I once remember some years ago when Sentosa was known as Pulau Blakang Mati, Gurkha Engineers had barracks there. I was running on the beach. Came across a young Gurkha teenager about my age, about 18. Pleasant fellow. We had a chat. His father was Queens Gurkha Major in the British Army stationed at the island. I asked him about all that bravery and what not; about which I too was taken in as a boy. He was very frank with me. He was well educated and spoke excellent English, much better than mine. What he said came as a shock. He said, if the Gurkhas had a better way to make a living, they surely would not have chosen to be a soldier in the British Army. They have no other choice!
So look at it this way. Next time you see a Gurkha standing at the Malayan Railway train station holding on to an Armalite Ar15 assault rifle with a kukri dangling from his right behind, realize this. He is not doing it because he enjoys dressing up as a soldier and looking as grim as possible at passers by. He does it because he has no other choice. And given the opportunity, he too will prefer to sip Napa Wine and enjoy the weather as many do in California.
I know of such an individual myself. His name is Gopalan Nair.
Let me tell you another interesting thing. You will be surprised to know that as a matter of military regulations, in Gurkha units in the British Army only Gurkhali is spoken. Let me tell you why. Even till today, as per tradition, usually Scottish officers graduating from Sandhurst were posted to Gurkha Units. Not English or Welsh. Reason being, I suppose, Scotland is a hilly place, and since Nepal is also one; Scots officers would be better suited in Gurkha units.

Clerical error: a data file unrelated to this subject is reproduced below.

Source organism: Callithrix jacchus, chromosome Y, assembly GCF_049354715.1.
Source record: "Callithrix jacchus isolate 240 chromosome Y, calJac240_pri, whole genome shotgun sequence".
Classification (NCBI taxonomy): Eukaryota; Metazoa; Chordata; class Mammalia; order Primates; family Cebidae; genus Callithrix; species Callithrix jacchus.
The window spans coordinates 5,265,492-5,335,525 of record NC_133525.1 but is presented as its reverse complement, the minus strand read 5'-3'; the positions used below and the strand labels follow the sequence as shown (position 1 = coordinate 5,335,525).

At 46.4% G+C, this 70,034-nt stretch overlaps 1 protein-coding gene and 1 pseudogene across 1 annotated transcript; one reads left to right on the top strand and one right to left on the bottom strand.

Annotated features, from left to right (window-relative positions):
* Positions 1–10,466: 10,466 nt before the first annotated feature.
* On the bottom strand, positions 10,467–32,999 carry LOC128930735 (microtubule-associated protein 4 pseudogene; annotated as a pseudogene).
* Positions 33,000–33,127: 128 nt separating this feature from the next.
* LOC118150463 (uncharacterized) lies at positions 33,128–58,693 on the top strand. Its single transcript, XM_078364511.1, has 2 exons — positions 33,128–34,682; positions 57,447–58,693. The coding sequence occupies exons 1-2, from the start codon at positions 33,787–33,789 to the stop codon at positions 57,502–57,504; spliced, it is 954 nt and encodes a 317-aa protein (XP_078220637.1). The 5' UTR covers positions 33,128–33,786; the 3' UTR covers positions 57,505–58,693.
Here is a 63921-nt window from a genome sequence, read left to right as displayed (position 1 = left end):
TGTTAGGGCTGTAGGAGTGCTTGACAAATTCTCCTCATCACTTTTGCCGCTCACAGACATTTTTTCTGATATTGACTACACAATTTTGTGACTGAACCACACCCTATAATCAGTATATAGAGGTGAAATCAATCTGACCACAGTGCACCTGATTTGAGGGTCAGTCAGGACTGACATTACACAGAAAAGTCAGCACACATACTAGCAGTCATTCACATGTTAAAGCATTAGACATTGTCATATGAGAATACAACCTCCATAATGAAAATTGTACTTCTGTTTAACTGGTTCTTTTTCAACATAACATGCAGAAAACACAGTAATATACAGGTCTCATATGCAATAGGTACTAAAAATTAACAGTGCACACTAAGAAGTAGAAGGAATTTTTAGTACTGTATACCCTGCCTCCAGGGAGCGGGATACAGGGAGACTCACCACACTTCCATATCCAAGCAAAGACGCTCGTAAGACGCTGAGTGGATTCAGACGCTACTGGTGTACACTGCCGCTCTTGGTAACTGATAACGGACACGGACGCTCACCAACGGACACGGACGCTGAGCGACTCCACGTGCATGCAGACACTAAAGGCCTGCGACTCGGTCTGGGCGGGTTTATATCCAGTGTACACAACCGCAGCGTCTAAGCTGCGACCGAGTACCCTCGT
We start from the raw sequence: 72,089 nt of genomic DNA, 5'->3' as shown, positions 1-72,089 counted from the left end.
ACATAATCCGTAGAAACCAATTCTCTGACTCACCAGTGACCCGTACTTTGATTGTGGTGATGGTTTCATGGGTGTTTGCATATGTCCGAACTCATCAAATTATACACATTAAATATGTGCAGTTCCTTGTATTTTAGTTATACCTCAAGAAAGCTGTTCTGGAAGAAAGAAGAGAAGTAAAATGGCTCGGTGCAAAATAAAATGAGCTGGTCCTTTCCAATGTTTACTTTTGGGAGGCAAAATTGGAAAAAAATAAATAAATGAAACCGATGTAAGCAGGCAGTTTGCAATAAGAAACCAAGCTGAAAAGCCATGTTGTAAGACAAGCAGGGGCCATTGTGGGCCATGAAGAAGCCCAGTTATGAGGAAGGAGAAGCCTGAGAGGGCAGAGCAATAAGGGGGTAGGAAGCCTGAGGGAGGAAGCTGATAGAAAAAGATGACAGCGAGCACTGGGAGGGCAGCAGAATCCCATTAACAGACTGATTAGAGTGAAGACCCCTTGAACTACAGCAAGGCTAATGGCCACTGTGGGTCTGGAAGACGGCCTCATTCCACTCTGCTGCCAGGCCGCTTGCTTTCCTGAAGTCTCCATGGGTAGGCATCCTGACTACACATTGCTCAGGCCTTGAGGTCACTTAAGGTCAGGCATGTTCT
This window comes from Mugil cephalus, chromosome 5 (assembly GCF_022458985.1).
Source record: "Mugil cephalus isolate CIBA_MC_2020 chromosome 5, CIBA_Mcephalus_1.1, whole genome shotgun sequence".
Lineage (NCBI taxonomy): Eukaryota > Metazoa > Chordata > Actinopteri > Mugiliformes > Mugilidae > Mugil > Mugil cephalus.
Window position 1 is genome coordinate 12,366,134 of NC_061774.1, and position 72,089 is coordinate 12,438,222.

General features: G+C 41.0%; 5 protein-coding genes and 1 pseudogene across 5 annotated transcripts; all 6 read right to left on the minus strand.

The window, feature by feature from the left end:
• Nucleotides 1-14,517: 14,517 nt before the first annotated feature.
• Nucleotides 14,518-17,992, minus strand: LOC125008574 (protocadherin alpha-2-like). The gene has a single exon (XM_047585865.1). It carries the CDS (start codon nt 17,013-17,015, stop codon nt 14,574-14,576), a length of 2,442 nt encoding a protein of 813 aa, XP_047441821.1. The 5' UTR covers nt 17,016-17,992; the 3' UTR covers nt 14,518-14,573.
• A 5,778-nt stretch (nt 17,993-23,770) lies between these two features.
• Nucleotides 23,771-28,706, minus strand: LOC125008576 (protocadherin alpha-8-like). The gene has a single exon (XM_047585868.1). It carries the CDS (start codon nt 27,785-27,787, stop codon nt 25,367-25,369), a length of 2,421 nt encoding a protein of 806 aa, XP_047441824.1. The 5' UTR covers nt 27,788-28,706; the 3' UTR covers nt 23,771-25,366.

It appears that they had tried, many years ago, to teach English to the Gurkhas, naturally since they are in the British Army, but finding that Gurkhas were either unable or unwilling to learn English, I suspect the former, the British Army came up with the next best alternative. You’ve guessed it. The Sots officer learnt Gurkhali. So you have today, Scottish officers going around speaking perfect Gurkhali rather than Gurkhas speaking English in the British Army! As to what this tells us about the Gurkhas, I leave it entirely up to you!